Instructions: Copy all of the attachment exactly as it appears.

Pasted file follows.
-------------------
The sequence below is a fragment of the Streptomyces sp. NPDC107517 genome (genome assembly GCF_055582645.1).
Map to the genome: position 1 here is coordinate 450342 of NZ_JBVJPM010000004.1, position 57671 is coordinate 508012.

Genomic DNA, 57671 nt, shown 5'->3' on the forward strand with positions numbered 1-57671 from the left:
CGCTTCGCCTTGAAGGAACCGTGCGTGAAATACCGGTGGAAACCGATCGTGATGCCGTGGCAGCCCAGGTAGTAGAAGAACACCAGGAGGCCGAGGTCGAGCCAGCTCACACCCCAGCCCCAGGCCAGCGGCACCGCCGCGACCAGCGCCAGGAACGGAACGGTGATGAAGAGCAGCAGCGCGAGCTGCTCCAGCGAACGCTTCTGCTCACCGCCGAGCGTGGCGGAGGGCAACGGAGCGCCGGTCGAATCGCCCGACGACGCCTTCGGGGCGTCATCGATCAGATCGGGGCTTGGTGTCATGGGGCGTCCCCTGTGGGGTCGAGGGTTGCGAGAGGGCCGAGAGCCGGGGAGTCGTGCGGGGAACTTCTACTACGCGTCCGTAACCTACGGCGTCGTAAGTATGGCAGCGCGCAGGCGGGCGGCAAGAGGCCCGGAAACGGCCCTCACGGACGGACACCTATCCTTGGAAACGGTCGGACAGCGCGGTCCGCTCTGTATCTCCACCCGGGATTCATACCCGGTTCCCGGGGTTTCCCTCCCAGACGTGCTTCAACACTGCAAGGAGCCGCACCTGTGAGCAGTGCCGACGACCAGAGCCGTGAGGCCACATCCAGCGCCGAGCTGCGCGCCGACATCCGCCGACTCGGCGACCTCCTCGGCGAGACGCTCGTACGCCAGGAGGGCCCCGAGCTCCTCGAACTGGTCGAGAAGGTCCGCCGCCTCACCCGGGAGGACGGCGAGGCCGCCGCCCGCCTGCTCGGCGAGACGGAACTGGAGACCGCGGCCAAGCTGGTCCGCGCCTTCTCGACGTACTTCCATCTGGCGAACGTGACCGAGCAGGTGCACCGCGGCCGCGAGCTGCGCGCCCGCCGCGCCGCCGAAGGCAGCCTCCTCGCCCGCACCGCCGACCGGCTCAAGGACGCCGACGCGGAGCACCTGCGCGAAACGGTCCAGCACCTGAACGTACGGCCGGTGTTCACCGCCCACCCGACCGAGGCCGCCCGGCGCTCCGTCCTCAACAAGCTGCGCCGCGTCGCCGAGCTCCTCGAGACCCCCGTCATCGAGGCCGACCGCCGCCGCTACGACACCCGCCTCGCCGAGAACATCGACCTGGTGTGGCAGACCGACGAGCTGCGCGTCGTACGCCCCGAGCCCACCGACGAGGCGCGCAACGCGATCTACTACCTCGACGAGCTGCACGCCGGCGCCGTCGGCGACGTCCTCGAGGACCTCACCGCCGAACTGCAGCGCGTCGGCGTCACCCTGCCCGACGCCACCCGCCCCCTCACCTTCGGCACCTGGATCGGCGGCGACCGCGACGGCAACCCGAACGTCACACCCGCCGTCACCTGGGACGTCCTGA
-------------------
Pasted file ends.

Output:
The sequence below is a fragment of the Streptomyces sp. NPDC107517 genome (genome assembly GCF_055582645.1).
Map to the genome: position 1 here is coordinate 450342 of NZ_JBVJPM010000004.1, position 57671 is coordinate 508012.

Genomic DNA, 57671 nt, shown 5'->3' on the forward strand with positions numbered 1-57671 from the left:
CGCTTCGCCTTGAAGGAACCGTGCGTGAAATACCGGTGGAAACCGATCGTGATGCCGTGGCAGCCCAGGTAGTAGAAGAACACCAGGAGGCCGAGGTCGAGCCAGCTCACACCCCAGCCCCAGGCCAGCGGCACCGCCGCGACCAGCGCCAGGAACGGAACGGTGATGAAGAGCAGCAGCGCGAGCTGCTCCAGCGAACGCTTCTGCTCACCGCCGAGCGTGGCGGAGGGCAACGGAGCGCCGGTCGAATCGCCCGACGACGCCTTCGGGGCGTCATCGATCAGATCGGGGCTTGGTGTCATGGGGCGTCCCCTGTGGGGTCGAGGGTTGCGAGAGGGCCGAGAGCCGGGGAGTCGTGCGGGGAACTTCTACTACGCGTCCGTAACCTACGGCGTCGTAAGTATGGCAGCGCGCAGGCGGGCGGCAAGAGGCCCGGAAACGGCCCTCACGGACGGACACCTATCCTTGGAAACGGTCGGACAGCGCGGTCCGCTCTGTATCTCCACCCGGGATTCATACCCGGTTCCCGGGGTTTCCCTCCCAGACGTGCTTCAACACTGCAAGGAGCCGCACCTGTGAGCAGTGCCGACGACCAGAGCCGTGAGGCCACATCCAGCGCCGAGCTGCGCGCCGACATCCGCCGACTCGGCGACCTCCTCGGCGAGACGCTCGTACGCCAGGAGGGCCCCGAGCTCCTCGAACTGGTCGAGAAGGTCCGCCGCCTCACCCGGGAGGACGGCGAGGCCGCCGCCCGCCTGCTCGGCGAGACGGAACTGGAGACCGCGGCCAAGCTGGTCCGCGCCTTCTCGACGTACTTCCATCTGGCGAACGTGACCGAGCAGGTGCACCGCGGCCGCGAGCTGCGCGCCCGCCGCGCCGCCGAAGGCAGCCTCCTCGCCCGCACCGCCGACCGGCTCAAGGACGCCGACGCGGAGCACCTGCGCGAAACGGTCCAGCACCTGAACGTACGGCCGGTGTTCACCGCCCACCCGACCGAGGCCGCCCGGCGCTCCGTCCTCAACAAGCTGCGCCGCGTCGCCGAGCTCCTCGAGACCCCCGTCATCGAGGCCGACCGCCGCCGCTACGACACCCGCCTCGCCGAGAACATCGACCTGGTGTGGCAGACCGACGAGCTGCGCGTCGTACGCCCCGAGCCCACCGACGAGGCGCGCAACGCGATCTACTACCTCGACGAGCTGCACGCCGGCGCCGTCGGCGACGTCCTCGAGGACCTCACCGCCGAACTGCAGCGCGTCGGCGTCACCCTGCCCGACGCCACCCGCCCCCTCACCTTCGGCACCTGGATCGGCGGCGACCGCGACGGCAACCCGAACGTCACACCCGCCGTCACCTGGGACGTCCTGA